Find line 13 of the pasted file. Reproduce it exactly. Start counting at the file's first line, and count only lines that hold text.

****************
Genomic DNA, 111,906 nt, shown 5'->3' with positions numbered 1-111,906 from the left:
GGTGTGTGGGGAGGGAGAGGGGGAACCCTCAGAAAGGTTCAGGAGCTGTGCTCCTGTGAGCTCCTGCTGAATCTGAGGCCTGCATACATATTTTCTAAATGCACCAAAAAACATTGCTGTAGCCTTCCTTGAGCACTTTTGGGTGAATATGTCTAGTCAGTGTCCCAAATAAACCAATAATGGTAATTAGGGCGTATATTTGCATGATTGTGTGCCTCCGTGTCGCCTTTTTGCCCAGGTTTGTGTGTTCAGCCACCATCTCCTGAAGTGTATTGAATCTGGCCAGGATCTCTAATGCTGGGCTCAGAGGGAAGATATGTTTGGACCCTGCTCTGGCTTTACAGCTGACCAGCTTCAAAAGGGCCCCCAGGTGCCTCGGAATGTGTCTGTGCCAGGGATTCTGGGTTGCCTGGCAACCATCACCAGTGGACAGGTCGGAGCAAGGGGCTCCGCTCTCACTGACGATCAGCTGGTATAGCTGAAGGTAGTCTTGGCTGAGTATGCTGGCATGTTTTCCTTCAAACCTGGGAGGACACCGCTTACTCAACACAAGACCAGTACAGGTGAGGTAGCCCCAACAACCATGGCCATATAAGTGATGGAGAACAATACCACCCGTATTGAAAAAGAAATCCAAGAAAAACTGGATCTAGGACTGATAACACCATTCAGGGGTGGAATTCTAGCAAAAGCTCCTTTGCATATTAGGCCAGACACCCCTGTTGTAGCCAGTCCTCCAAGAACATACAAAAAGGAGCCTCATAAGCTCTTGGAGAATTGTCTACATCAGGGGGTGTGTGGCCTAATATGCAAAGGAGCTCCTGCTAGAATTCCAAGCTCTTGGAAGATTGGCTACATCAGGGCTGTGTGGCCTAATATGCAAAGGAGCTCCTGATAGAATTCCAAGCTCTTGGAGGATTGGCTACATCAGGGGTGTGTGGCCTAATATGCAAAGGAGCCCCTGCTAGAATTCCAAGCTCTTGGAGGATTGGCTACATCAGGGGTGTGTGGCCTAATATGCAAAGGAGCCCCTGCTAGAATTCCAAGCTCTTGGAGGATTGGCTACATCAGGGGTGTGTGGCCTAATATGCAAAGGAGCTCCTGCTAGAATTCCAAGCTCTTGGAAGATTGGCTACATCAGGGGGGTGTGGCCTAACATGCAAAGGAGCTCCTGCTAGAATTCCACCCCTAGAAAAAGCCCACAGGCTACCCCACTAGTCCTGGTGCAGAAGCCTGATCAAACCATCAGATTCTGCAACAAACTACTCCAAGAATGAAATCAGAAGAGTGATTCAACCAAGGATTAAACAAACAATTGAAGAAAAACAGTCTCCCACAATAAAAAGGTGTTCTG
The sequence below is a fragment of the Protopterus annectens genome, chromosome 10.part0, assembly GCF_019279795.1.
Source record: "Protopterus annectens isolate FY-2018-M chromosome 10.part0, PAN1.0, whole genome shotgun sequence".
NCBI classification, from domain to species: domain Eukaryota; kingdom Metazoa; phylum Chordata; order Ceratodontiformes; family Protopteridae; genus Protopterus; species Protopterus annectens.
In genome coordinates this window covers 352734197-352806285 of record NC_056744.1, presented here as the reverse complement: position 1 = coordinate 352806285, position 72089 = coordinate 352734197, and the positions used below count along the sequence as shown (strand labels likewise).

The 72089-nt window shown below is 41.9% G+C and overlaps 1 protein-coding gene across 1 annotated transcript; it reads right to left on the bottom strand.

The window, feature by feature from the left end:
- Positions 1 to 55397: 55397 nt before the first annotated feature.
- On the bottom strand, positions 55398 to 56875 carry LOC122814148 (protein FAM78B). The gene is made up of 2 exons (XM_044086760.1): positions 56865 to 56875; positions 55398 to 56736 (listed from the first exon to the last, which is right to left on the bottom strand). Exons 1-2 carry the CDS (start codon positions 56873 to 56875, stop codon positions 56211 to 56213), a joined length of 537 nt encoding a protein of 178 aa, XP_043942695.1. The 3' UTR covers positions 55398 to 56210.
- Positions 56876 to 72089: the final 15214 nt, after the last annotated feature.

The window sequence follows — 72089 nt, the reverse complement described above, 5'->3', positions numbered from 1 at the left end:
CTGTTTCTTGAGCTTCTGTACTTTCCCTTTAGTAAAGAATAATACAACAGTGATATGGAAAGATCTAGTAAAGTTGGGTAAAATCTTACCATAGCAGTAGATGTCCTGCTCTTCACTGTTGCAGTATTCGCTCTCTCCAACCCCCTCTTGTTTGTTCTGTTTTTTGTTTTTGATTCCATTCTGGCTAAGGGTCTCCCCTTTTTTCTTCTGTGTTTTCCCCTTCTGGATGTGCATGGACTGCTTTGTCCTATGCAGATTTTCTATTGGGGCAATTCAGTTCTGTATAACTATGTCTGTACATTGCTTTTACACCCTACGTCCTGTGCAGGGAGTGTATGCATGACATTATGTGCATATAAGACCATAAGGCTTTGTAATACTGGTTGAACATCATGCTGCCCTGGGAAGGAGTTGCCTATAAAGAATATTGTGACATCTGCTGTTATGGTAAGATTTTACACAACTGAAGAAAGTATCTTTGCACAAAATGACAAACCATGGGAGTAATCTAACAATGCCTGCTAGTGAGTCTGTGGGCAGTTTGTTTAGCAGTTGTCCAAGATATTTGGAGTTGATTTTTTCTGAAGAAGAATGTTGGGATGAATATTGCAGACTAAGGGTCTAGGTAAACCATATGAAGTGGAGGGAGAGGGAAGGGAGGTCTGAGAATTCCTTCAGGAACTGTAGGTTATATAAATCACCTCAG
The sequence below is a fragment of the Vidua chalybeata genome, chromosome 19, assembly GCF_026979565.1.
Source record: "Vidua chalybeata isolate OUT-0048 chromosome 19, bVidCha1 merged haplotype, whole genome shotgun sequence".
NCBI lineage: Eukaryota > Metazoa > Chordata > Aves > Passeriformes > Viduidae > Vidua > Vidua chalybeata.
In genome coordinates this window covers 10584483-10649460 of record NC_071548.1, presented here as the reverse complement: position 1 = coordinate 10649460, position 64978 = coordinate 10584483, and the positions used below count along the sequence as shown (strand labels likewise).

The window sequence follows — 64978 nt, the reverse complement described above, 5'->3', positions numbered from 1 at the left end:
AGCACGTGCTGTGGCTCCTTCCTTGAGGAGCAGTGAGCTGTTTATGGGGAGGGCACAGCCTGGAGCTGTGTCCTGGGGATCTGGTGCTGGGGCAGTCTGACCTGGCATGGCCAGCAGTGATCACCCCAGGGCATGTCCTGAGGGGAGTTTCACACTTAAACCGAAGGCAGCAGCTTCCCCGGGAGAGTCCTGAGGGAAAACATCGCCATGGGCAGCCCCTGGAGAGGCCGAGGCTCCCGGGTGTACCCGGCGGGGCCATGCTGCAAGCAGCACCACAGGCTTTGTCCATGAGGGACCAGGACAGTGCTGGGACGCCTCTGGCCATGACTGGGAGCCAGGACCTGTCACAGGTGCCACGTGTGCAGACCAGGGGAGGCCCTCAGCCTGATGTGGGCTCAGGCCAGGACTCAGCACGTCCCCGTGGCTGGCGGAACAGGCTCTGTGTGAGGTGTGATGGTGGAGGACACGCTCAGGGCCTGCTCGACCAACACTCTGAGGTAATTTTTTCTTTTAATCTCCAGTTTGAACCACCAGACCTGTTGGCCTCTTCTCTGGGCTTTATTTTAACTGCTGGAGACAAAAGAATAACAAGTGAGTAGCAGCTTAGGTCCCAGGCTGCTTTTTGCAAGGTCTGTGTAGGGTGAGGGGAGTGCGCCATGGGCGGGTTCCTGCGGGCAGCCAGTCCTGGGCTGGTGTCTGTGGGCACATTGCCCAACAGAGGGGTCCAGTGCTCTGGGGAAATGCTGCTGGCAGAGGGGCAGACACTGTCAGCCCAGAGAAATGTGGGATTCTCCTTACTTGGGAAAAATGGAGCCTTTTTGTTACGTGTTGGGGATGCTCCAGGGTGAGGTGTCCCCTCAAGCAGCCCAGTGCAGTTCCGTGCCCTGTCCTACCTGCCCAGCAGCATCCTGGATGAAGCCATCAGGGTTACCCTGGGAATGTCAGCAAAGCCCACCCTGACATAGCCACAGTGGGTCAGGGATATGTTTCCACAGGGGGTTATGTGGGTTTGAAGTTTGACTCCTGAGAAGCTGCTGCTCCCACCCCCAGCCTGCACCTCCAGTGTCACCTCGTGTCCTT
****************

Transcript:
CTGTTTCTTGAGCTTCTGTACTTTCCCTTTAGTAAAGAATAATACAACAGTGATATGGAAAGATCTAGTAAAGTTGGGTAAAATCTTACCATAGCAGTAGATGTCCTGCTCTTCACTGTTGCAGTATTCGCTCTCTCCAACCCCCTCTTGTTTGTTCTGTTTTTTGTTTTTGATTCCATTCTGGCTAAGGGTCTCCCCTTTTTTCTTCTGTGTTTTCCCCTTCTGGATGTGCATGGACTGCTTTGTCCTATGCAGATTTTCTATTGGGGCAATTCAGTTCTGTATAACTATGTCTGTACATTGCTTTTACACCCTACGTCCTGTGCAGGGAGTGTATGCATGACATTATGTGCATATAAGACCATAAGGCTTTGTAATACTGGTTGAACATCATGCTGCCCTGGGAAGGAGTTGCCTATAAAGAATATTGTGACATCTGCTGTTATGGTAAGATTTTACACAACTGAAGAAAGTATCTTTGCACAAAATGACAAACCATGGGAGTAATCTAACAATGCCTGCTAGTGAGTCTGTGGGCAGTTTGTTTAGCAGTTGTCCAAGATATTTGGAGTTGATTTTTTCTGAAGAAGAATGTTGGGATGAATATTGCAGACTAAGGGTCTAGGTAAACCATATGAAGTGGAGGGAGAGGGAAGGGAGGTCTGAGAATTCCTTCAGGAACTGTAGGTTATATAAATCACCTCAG